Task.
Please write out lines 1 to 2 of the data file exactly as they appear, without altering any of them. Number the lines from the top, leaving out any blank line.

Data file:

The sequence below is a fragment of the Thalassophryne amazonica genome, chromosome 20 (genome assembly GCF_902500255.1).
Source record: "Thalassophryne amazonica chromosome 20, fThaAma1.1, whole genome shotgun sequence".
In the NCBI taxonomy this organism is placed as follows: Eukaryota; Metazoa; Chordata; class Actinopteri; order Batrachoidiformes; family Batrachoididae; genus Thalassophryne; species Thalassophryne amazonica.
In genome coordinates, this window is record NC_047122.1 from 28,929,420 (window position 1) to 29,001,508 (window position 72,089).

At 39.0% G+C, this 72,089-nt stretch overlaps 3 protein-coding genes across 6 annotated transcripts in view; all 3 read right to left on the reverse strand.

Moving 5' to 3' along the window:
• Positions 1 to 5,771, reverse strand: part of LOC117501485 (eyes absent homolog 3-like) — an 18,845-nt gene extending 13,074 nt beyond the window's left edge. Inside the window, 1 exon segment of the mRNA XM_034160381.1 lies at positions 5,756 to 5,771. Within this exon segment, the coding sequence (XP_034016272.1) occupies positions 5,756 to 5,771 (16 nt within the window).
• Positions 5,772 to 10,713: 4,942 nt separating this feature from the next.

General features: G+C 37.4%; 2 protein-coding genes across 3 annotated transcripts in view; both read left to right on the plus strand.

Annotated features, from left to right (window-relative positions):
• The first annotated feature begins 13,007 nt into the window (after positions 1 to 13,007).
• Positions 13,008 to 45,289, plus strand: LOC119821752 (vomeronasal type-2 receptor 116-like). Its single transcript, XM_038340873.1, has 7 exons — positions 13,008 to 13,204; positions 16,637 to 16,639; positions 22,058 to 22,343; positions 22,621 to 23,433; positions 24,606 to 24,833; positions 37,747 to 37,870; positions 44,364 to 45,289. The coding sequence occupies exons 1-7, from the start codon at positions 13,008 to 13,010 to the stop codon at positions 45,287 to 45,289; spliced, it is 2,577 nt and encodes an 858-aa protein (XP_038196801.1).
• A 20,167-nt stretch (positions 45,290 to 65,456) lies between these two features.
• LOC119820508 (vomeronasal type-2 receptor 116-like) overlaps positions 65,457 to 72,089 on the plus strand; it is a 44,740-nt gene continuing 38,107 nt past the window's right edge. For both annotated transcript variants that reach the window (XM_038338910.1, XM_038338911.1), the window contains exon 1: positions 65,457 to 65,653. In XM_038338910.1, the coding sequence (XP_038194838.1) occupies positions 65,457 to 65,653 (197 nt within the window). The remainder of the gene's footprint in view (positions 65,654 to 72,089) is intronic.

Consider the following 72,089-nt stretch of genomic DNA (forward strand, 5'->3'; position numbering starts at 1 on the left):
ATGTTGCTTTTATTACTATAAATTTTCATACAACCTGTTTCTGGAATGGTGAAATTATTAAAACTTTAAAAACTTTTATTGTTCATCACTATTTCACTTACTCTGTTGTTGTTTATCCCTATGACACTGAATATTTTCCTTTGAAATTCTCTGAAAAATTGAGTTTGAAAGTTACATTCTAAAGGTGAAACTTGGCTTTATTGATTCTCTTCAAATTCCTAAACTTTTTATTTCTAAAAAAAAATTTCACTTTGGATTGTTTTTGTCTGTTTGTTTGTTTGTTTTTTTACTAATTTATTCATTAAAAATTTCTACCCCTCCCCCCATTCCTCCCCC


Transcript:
The sequence below is a fragment of the Thalassophryne amazonica genome, chromosome 20 (genome assembly GCF_902500255.1).
Source record: "Thalassophryne amazonica chromosome 20, fThaAma1.1, whole genome shotgun sequence".